Review: Florence + The Machine’s “Ceremonials”
November 11, 2011
Filed under Culture
There’s no denying it, 2011 has been a great year for music. With amazing releases, from mainstream artists such as Lady GaGa, Adele and Coldplay, to indie acts like Foster the People and Bon Iver, there has been no shortage of critical acclaim. And now, they are joined by Florence and the Machine’s sophomore album “Ceremonials,” released Oct. 31.
“Ceremonials” is the long-anticipated follow up to the 2009 debut “Lungs,” which contained the controversial “Kiss With a Fist” and the chart-topper which made her big on the States side, “Dog Days Are Over.” “Lungs” was full of songs about romances gone wrong, violence and intense personal spirituality. In “Ceremonials” she’s still dealing with her demons, but in a colossal, cosmic, earth-shattering way.
The album, recorded in Abbey Road Studios, is bigger, darker and more theatrical than its predecessor. This is a tough task, too, but there’s a reason why this album is topping charts worldwide, and debuted number one in the United Kingdom.
Florence draws from eclectic musical influences, classic rock, blues, goth, even gospel, to create her unique sound that makes it difficult to classify within just one genre. She describes it as “bass-heavy, drum-heavy, apocalyptic choir… apocalypto-pop!” But it all sounds put together and seems to follow with the same ethereal, depressing – in the best way, of course – moody sound, rather than the variation of songs that “Lungs” was.
The album opener, a ballad “Only if for a Night,” sets the pace of the album – musically and lyrically. The song conveys images of ghosts and graveyards and running away with lost loves. Throughout the album, it’s as if her goal in the record was to haunt us listeners, her voice transmits pain and longing in a rare way only some can achieve.
“Shake it Out,” the second track and single, is the standout. The track, supposedly inspired by a bad hangover, is about new beginnings and rebirth, (“I am done with my graceless hearth/so tonight I’m gonna cut it out and then restart/ cause I like to keep my issues strong/ it’s always darkest before the dawn.”) It’s the kind of song that’s dark and deep – but with her voice powerful as ever, and the guitars and keyboards roaring – could quickly become the new favorite.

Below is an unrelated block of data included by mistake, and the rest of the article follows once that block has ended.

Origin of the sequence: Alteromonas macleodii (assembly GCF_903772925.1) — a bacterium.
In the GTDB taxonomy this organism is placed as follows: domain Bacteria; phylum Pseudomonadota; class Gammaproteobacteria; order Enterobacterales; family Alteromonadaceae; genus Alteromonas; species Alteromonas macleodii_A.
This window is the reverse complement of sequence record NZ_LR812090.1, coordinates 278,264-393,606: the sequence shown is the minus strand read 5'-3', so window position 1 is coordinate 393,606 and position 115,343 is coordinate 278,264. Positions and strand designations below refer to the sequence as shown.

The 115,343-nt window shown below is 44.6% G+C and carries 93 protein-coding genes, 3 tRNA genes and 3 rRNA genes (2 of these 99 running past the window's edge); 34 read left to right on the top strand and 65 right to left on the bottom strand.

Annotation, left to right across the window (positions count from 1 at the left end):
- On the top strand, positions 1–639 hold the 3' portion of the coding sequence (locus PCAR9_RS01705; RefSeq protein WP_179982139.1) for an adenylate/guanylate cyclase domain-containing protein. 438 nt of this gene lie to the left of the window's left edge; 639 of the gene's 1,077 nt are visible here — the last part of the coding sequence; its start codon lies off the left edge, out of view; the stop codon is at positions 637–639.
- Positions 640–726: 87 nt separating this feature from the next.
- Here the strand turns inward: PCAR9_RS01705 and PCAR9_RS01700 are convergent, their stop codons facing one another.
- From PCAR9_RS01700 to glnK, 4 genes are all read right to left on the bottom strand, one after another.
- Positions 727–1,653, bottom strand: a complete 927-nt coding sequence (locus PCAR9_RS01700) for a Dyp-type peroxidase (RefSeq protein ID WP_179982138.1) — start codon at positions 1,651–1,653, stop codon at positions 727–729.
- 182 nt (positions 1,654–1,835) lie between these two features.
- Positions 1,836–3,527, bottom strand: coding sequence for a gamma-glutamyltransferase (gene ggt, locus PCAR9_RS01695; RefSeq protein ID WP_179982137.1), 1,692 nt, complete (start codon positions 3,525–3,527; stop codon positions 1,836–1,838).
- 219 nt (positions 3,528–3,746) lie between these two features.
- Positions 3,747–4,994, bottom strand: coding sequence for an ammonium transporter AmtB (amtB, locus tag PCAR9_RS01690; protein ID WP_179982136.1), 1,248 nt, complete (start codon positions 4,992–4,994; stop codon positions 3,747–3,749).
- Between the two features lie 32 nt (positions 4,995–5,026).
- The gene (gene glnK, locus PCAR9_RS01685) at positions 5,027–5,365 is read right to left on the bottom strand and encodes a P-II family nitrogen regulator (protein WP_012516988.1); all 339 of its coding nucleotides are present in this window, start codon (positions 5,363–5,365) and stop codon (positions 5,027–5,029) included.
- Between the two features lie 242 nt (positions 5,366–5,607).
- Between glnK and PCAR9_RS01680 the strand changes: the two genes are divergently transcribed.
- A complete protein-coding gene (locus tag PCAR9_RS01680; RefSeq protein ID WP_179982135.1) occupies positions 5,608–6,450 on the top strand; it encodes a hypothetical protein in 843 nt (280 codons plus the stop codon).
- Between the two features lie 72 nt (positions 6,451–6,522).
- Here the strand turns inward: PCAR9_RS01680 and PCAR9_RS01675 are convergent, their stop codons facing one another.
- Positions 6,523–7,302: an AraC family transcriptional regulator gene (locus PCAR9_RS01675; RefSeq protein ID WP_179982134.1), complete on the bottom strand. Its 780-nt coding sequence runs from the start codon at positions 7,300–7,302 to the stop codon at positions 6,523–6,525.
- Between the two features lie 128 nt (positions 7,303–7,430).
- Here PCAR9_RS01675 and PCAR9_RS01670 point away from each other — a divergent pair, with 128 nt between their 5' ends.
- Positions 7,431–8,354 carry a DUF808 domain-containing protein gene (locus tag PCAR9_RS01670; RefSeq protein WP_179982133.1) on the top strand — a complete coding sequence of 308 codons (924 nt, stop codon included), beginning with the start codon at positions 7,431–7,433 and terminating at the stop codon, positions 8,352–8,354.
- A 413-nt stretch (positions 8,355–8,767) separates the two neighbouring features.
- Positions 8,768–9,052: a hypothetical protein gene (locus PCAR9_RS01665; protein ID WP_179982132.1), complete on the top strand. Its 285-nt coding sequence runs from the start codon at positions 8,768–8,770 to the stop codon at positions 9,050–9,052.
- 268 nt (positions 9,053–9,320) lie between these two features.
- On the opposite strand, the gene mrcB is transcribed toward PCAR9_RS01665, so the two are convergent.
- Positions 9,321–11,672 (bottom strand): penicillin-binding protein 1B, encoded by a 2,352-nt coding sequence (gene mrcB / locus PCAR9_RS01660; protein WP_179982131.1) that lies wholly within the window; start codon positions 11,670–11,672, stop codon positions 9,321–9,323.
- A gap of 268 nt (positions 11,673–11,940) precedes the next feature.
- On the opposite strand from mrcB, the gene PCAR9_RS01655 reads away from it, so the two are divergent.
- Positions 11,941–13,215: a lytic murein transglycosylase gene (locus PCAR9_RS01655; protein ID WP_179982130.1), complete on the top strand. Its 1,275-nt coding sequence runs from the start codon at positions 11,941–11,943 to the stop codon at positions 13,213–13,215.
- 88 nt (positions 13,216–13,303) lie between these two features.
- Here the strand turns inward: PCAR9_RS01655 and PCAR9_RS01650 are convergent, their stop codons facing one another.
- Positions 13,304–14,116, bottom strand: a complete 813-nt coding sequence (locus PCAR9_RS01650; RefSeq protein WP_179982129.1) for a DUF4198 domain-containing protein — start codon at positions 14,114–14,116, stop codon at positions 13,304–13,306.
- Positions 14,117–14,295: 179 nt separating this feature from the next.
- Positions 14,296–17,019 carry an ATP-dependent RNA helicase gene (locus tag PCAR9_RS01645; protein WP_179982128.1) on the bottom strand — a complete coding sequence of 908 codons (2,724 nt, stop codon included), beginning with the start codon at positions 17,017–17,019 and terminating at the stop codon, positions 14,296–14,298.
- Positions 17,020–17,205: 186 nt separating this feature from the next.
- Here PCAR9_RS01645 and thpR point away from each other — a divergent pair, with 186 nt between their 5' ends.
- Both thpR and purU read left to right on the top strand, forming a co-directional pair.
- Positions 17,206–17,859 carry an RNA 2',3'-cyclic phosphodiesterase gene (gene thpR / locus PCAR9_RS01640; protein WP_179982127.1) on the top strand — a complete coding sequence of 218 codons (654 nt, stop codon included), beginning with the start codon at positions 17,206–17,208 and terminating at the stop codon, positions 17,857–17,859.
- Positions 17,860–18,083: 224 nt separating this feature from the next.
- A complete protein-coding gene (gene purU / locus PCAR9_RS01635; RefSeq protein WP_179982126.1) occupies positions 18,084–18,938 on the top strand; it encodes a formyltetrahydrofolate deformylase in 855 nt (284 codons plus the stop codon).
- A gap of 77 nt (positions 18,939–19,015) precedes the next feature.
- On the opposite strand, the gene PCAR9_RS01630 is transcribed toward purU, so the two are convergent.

The first single from the album, “What the Water Gave Me,” was inspired by the suicide of poet Virginia Woolf and sets the dark, moody theme of the record. It starts slowly, her voice crooning about time and ends with howling over the sound of organs as the chorus builds, ending with a bang.
But the sophomore album does have its slumps. One of the weak points comes near the middle, with the tracks “Seven Devils” and “Heartlines.” They’re not bad songs, it’s just that at five minutes each, they seem to drag on. Not to mention, they follow powerhouses such as “Never Let Me Go,” “Lover to Lover” and “No Light, No Light” — some tough acts to follow.
Aside from that, the album quickly gets back on track, followed closely with “All of this and Heaven Too,” which is one of her best lyrical moments. Ironic, considering it’s about the frustration of being incapable to communicate (“Words, poor language/doesn’t deserve such treatment/And all my stumbling phases never amounted/to anything worth this feeling.”)
The album closer “Leave My Body” evokes classic rock among harps, drums, bells and tambourines. It’s a song about rejecting the world and loneliness (“I don’t want your future/I don’t need your past”) that’s the perfect album closer, ending in as strong as a note as it started.
Without a doubt, this album deserves a listen, both for new fans and Florence fans alike. It’s often hard to surpass such a strong debut like “Lungs,” but magically Florence does just that. Whereas “Lungs” felt more personal, “Ceremonials” feels bigger, and as if she’s ready to take on the audience and sing for whomever will hear.
In “No Light, No Light” she sings about how “you can’t choose what stays and what fades away,” but it’s certain that she wont be fading away in a long, long time.